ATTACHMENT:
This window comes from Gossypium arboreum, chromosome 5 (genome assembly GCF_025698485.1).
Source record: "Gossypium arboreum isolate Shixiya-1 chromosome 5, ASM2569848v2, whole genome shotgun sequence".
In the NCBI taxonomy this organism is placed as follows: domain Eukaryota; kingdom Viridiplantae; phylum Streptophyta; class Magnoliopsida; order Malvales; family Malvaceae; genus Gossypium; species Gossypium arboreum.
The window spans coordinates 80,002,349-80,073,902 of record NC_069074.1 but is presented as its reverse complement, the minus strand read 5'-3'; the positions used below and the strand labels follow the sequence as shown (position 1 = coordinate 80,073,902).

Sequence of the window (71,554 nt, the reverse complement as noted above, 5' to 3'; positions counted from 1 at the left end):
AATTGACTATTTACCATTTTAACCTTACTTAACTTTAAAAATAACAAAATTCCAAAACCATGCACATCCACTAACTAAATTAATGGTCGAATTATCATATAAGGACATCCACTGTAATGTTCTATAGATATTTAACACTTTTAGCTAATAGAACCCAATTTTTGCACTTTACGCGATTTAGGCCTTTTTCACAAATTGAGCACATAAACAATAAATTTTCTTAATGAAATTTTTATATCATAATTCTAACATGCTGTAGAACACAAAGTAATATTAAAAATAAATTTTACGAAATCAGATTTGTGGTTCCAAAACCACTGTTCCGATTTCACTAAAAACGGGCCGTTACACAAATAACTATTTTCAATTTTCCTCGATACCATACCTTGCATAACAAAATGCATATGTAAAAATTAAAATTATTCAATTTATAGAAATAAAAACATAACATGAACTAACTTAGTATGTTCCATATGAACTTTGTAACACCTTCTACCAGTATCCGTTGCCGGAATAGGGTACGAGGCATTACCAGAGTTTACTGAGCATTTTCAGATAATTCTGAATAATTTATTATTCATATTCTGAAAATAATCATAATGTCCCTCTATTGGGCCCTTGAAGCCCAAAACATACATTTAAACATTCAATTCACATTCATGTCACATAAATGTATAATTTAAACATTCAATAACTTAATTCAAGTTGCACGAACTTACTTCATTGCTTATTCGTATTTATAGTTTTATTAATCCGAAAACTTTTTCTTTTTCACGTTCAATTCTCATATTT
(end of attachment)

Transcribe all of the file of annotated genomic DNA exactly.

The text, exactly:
This window comes from Gossypium arboreum, chromosome 5 (genome assembly GCF_025698485.1).
Source record: "Gossypium arboreum isolate Shixiya-1 chromosome 5, ASM2569848v2, whole genome shotgun sequence".
In the NCBI taxonomy this organism is placed as follows: domain Eukaryota; kingdom Viridiplantae; phylum Streptophyta; class Magnoliopsida; order Malvales; family Malvaceae; genus Gossypium; species Gossypium arboreum.
The window spans coordinates 80,002,349-80,073,902 of record NC_069074.1 but is presented as its reverse complement, the minus strand read 5'-3'; the positions used below and the strand labels follow the sequence as shown (position 1 = coordinate 80,073,902).

Sequence of the window (71,554 nt, the reverse complement as noted above, 5' to 3'; positions counted from 1 at the left end):
AATTGACTATTTACCATTTTAACCTTACTTAACTTTAAAAATAACAAAATTCCAAAACCATGCACATCCACTAACTAAATTAATGGTCGAATTATCATATAAGGACATCCACTGTAATGTTCTATAGATATTTAACACTTTTAGCTAATAGAACCCAATTTTTGCACTTTACGCGATTTAGGCCTTTTTCACAAATTGAGCACATAAACAATAAATTTTCTTAATGAAATTTTTATATCATAATTCTAACATGCTGTAGAACACAAAGTAATATTAAAAATAAATTTTACGAAATCAGATTTGTGGTTCCAAAACCACTGTTCCGATTTCACTAAAAACGGGCCGTTACACAAATAACTATTTTCAATTTTCCTCGATACCATACCTTGCATAACAAAATGCATATGTAAAAATTAAAATTATTCAATTTATAGAAATAAAAACATAACATGAACTAACTTAGTATGTTCCATATGAACTTTGTAACACCTTCTACCAGTATCCGTTGCCGGAATAGGGTACGAGGCATTACCAGAGTTTACTGAGCATTTTCAGATAATTCTGAATAATTTATTATTCATATTCTGAAAATAATCATAATGTCCCTCTATTGGGCCCTTGAAGCCCAAAACATACATTTAAACATTCAATTCACATTCATGTCACATAAATGTATAATTTAAACATTCAATAACTTAATTCAAGTTGCACGAACTTACTTCATTGCTTATTCGTATTTATAGTTTTATTAATCCGAAAACTTTTTCTTTTTCACGTTCAATTCTCATATTT